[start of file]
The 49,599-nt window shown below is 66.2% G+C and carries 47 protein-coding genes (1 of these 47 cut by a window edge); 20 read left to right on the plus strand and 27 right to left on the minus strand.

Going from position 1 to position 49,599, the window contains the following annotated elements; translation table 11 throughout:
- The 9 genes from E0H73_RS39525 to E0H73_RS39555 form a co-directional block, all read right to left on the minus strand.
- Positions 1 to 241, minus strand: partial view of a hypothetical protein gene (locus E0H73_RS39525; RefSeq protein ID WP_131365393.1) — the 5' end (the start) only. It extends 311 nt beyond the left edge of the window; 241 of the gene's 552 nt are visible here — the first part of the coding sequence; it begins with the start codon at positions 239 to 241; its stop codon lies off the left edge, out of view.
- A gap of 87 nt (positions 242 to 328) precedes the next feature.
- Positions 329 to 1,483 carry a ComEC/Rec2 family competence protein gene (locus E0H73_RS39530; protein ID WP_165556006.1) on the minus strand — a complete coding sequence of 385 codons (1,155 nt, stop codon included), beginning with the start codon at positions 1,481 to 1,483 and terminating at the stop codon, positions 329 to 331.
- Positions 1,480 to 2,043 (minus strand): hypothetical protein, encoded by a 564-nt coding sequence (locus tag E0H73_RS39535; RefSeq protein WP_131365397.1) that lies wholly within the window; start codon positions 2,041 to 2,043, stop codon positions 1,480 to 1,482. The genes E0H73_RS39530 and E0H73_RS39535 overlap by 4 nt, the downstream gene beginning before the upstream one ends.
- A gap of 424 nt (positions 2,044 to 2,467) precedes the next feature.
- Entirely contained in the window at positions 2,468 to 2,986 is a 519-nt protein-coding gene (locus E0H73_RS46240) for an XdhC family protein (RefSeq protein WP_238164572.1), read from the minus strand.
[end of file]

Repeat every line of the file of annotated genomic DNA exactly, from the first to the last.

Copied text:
The 49,599-nt window shown below is 66.2% G+C and carries 47 protein-coding genes (1 of these 47 cut by a window edge); 20 read left to right on the plus strand and 27 right to left on the minus strand.

Going from position 1 to position 49,599, the window contains the following annotated elements; translation table 11 throughout:
- The 9 genes from E0H73_RS39525 to E0H73_RS39555 form a co-directional block, all read right to left on the minus strand.
- Positions 1 to 241, minus strand: partial view of a hypothetical protein gene (locus E0H73_RS39525; RefSeq protein ID WP_131365393.1) — the 5' end (the start) only. It extends 311 nt beyond the left edge of the window; 241 of the gene's 552 nt are visible here — the first part of the coding sequence; it begins with the start codon at positions 239 to 241; its stop codon lies off the left edge, out of view.
- A gap of 87 nt (positions 242 to 328) precedes the next feature.
- Positions 329 to 1,483 carry a ComEC/Rec2 family competence protein gene (locus E0H73_RS39530; protein ID WP_165556006.1) on the minus strand — a complete coding sequence of 385 codons (1,155 nt, stop codon included), beginning with the start codon at positions 1,481 to 1,483 and terminating at the stop codon, positions 329 to 331.
- Positions 1,480 to 2,043 (minus strand): hypothetical protein, encoded by a 564-nt coding sequence (locus tag E0H73_RS39535; RefSeq protein WP_131365397.1) that lies wholly within the window; start codon positions 2,041 to 2,043, stop codon positions 1,480 to 1,482. The genes E0H73_RS39530 and E0H73_RS39535 overlap by 4 nt, the downstream gene beginning before the upstream one ends.
- A gap of 424 nt (positions 2,044 to 2,467) precedes the next feature.
- Entirely contained in the window at positions 2,468 to 2,986 is a 519-nt protein-coding gene (locus E0H73_RS46240) for an XdhC family protein (RefSeq protein WP_238164572.1), read from the minus strand.